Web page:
• Gap Muons: Muons that do not fire the main trigger for central muons because they are not detected in both of the central muon CDF detectors (the Central Muon Detector, and the Central Muon Upgrade Detector), are recovered by employing specific triggers that only require that the muon is detected in one of the two detectors. A novel technique using NN regression is used to parameterize the trigger efficiencies. These kind of events are included in the central tight lepton category.
  • Extra loose muons: Loose muons that failed the standard identification and are reconstructed as tight isolated tracks. These kind of events were only selected using MET and jet based triggers before. Now a more inclusive set of triggers is considered. The trigger efficiency is measured again using NN regression. These kind of events are included in the loose muon lepton category.

A cut to reject QCD events based on a multivariate technique that makes use of a Support Vector Machine is applied. A different MET cut is applied depending on the reconstructed lepton in the event. The cut is set 20 (10) GeV for electrons (muons) from the central tight category. It is set to 25 GeV for plug electrons and loose electron-like leptons and it is set to 20 GeV for loose muons. For the latest category additional jet and MET requirements are set for events that are obtained from jet and MET based triggers.

We estimate the expected background contribution in each lepton type and b-tagging category. The following table shows the expected background and observed data events for the each b-tagging category for all the leptons:



The expected and observed number of background events for the different b-tagging and lepton categories is shown in the following tables:

Lepton Type 2 Jets, TT tags 2 Jets, TL tags 2 Jets, T tag 2 Jets, LL tags 2 Jets, L tag 3 Jets, TT tags 3 Jets, TL tags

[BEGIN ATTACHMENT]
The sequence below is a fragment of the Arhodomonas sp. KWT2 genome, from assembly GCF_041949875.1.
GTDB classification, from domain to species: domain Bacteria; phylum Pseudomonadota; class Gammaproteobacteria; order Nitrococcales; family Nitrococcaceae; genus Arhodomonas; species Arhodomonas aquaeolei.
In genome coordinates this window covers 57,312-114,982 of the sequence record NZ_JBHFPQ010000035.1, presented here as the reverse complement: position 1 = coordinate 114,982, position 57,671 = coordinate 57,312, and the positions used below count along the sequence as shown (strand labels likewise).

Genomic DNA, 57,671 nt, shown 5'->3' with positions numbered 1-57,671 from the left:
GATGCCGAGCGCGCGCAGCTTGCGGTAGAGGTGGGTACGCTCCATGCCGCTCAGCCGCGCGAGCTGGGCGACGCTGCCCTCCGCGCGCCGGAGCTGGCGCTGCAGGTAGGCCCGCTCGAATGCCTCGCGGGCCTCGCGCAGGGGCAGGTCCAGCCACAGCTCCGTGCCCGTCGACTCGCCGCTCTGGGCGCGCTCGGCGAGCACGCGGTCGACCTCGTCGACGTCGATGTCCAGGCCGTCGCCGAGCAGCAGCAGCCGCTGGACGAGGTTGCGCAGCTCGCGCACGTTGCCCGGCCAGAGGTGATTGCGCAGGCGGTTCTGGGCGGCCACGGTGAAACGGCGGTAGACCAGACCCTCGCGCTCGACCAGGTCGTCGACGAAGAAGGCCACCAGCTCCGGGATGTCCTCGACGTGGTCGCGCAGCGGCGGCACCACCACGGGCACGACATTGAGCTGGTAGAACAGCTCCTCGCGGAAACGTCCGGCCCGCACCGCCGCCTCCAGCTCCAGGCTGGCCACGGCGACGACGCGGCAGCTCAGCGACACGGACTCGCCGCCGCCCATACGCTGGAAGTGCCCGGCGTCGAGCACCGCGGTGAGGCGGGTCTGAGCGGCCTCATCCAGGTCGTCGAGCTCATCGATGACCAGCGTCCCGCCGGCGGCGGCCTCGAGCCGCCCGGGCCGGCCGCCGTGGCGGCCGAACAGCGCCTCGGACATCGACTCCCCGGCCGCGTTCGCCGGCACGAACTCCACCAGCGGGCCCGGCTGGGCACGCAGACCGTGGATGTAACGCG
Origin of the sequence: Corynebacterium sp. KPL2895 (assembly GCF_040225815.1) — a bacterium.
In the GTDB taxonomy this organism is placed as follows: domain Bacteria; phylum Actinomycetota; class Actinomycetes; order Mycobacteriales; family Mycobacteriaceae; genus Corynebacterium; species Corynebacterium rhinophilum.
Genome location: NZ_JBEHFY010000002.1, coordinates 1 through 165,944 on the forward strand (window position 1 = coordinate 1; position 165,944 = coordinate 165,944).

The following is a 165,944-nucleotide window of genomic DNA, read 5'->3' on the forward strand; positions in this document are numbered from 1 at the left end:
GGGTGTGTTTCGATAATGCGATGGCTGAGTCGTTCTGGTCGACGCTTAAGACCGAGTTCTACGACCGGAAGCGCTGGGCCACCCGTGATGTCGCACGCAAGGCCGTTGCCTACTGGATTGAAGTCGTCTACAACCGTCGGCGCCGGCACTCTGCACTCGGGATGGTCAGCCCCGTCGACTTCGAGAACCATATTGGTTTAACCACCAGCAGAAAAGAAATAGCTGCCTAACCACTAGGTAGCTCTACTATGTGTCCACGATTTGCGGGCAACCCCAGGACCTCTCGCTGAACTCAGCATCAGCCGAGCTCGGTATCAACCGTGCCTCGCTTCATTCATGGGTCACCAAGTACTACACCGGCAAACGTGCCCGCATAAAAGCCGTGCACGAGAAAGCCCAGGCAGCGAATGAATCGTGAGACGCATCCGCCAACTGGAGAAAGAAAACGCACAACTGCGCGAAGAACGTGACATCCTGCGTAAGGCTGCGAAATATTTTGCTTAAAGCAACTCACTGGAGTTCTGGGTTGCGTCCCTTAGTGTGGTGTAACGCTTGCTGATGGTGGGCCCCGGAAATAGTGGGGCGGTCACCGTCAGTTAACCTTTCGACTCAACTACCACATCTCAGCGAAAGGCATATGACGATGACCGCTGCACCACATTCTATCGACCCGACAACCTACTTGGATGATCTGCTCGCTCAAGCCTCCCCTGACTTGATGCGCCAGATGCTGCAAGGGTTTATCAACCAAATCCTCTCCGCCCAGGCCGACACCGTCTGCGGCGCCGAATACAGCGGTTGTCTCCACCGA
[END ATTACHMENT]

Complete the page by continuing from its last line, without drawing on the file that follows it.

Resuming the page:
Central Tight Leptons Event Yields Event Yields Event Yields Event Yields Event Yields Event Yields Event Yields
Plug Electrons Event Yields Event Yields Event Yields Event Yields Event Yields Event Yields Event Yields
Loose Muons Event Yields Event Yields Event Yields Event Yields Event Yields Event Yields Event Yields
Loose Electron-Like Leptons Event Yields Event Yields Event Yields Event Yields Event Yields




NN b-jet energy correction

The most sensitive variable for WH analysis is the dijet invariant mass. Improvement on dijet mass resolution directly results in improvement of the final sensitivity. To further improve the dijet mass resolution, b-jet energy corrections based on a multivariate technique are applied. More details can be found here




BNN Inputs

To take the full advantage of all the kinematical differences between WH events and SM background production processes we construct the final discriminant for WH analysis using multivariate algorithm by means of Bayesian Neural Network (BNN). Three sets of BNN discriminants are used for events with 2 jets: Double Tag Tight, Double Tag Loose , and Single Tag. For events with 3 jets only 2 sets of BNN discriminants are optimized for different background compositions (Double Tag Tight, and Double Tag Loose). In this case, BNN discriminant is optimized against the tt background. A cut on this variable is applied to subsequently to train an additional BNN against the W+bb background. The final discriminant separates the events in 2 regions according to the output value of the tt BNN. For each BNN function, we use the input variables defined HERE and the validation plots for these variables shown below

BNN input variables for events before b-tagging requirement(pretag) with central lepton and 2 jets.


More NN Input Plots
Lepton Type 2 Jets, Pretag 2 Jets, TT tags 2 Jets, TL tags 2 Jets, T tag 2 Jets, LL tags 2 Jets, L tag 3 Jets, TT tags 3 Jets, TL tags
Central Triggered Leptons Plots Plots Plots Plots Plots Plots Plots Plots
Plug Triggered Electrons Plots Plots Plots Plots Plots Plots Plots Plots
Non-Triggered Muons Plots Plots Plots Plots Plots Plots Plots Plots
Loose Electron-Like Leptons Plots Plots Plots Plots Plots Plots N/A N/A





BNN discriminants: pretag events

BNN output for pretag events with central lepton and 2 jets.


Bayesian Neural Network outputs before b-tagging, for both linear scale (Left) and log scale (Right).
From top to bottom, Central leptons, Plug electrons, Non-triggered muons, and Loose electron-like leptons, respectively.





BNN discriminants: b-tagged events